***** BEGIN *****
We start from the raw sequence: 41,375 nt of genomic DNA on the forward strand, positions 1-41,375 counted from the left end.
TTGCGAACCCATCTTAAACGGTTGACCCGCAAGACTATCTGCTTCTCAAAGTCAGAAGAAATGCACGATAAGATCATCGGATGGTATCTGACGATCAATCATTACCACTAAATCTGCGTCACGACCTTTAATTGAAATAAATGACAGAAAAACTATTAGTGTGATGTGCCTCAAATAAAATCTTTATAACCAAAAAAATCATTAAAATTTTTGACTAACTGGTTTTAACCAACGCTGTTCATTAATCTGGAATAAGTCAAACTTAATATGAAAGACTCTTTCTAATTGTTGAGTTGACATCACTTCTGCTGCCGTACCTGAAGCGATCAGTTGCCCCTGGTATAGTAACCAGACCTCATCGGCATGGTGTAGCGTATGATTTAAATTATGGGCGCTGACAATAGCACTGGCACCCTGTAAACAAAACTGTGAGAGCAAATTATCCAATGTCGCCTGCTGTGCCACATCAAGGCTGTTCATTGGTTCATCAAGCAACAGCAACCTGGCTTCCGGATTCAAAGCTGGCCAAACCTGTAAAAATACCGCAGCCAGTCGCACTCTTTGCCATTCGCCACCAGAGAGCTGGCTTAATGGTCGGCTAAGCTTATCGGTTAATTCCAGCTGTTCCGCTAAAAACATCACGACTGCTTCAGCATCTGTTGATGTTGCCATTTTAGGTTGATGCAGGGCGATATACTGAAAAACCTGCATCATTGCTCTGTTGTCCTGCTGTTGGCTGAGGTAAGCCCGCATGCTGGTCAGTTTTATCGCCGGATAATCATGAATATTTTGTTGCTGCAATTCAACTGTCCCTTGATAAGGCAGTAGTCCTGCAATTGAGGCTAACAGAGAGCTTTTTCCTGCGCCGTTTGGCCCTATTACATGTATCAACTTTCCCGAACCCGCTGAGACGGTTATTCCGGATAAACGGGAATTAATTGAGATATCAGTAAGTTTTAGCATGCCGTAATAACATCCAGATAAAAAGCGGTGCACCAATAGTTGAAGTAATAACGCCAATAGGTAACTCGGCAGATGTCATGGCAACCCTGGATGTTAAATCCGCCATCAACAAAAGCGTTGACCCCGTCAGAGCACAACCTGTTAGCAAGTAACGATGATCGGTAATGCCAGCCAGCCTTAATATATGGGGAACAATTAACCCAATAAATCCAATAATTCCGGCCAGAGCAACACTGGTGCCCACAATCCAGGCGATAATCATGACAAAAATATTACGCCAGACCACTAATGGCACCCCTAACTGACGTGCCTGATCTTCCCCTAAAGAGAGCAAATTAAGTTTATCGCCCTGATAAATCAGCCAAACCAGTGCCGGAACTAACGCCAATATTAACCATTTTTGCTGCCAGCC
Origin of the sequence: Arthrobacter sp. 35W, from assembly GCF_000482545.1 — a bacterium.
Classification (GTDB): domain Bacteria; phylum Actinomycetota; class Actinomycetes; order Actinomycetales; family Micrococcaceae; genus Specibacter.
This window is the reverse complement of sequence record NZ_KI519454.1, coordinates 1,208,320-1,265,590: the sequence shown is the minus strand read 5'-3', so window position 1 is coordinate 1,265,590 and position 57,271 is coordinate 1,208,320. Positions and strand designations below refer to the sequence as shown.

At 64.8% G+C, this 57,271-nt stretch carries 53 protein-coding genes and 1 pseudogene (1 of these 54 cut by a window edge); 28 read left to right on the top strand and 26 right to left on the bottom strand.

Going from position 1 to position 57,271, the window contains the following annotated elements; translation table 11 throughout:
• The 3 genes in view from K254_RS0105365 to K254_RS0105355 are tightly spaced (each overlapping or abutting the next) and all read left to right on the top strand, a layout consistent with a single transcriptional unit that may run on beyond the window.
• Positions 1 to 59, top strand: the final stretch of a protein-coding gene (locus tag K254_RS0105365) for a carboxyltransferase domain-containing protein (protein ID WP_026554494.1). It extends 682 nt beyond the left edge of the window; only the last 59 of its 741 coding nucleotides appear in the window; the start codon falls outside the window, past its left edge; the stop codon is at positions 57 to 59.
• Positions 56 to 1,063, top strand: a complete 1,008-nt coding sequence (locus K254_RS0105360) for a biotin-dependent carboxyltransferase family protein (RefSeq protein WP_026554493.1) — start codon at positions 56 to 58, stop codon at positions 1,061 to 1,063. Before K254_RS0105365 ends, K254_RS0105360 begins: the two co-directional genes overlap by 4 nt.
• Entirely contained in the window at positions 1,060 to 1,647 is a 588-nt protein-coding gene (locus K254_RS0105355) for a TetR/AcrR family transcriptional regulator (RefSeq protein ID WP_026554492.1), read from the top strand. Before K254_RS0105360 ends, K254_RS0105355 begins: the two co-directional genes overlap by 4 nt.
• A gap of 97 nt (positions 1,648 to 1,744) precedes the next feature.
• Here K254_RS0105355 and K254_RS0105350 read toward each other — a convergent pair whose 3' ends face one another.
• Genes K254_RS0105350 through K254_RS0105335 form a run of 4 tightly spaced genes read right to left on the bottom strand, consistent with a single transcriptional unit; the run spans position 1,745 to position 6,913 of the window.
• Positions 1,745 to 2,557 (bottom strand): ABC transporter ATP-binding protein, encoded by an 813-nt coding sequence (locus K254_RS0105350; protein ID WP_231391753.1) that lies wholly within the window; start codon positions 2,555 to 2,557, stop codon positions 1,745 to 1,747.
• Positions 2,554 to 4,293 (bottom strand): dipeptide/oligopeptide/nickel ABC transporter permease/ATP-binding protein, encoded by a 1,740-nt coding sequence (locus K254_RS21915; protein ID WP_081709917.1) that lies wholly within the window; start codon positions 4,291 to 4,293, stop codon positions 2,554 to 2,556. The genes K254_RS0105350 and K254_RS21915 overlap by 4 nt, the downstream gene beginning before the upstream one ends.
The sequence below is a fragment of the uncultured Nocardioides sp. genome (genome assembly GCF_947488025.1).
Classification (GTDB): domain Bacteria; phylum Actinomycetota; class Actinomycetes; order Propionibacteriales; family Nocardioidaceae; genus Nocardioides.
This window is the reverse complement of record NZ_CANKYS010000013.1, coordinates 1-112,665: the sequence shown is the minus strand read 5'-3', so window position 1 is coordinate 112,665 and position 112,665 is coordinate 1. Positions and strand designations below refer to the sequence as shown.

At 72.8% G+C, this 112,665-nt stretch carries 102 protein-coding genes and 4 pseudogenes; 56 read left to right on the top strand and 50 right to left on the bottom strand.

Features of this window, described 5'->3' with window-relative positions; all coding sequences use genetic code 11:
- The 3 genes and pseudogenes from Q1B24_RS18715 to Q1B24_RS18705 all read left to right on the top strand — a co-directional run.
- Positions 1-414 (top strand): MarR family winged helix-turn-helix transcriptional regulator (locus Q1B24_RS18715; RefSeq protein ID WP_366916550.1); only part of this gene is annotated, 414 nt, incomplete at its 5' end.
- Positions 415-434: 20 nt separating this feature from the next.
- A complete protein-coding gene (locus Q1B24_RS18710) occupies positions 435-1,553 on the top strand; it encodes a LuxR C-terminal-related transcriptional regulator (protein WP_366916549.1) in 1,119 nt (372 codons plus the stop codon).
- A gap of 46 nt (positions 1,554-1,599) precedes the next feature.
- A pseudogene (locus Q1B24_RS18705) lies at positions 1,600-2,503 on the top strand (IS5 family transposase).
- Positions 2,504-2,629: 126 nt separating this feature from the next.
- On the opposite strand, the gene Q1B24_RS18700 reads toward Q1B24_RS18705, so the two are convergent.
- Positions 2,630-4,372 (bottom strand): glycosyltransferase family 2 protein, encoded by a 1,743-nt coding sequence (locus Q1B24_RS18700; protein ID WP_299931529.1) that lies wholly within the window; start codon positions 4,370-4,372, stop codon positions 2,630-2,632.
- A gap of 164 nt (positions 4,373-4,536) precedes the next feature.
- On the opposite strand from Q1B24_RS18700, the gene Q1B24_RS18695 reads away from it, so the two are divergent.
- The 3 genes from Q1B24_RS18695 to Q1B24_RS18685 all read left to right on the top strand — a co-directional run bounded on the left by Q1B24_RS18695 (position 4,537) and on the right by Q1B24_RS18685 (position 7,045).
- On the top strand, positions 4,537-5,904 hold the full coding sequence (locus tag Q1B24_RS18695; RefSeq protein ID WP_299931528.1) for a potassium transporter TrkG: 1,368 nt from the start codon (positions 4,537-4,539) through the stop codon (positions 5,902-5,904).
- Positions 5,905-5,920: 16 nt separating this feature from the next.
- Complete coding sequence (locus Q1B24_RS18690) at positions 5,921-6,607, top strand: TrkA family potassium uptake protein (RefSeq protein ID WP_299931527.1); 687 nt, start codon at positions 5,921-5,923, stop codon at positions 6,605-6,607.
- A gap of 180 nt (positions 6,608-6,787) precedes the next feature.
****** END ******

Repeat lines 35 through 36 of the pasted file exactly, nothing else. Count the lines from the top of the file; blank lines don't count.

- Positions 5,905-5,920: 16 nt separating this feature from the next.
- Complete coding sequence (locus Q1B24_RS18690) at positions 5,921-6,607, top strand: TrkA family potassium uptake protein (RefSeq protein ID WP_299931527.1); 687 nt, start codon at positions 5,921-5,923, stop codon at positions 6,605-6,607.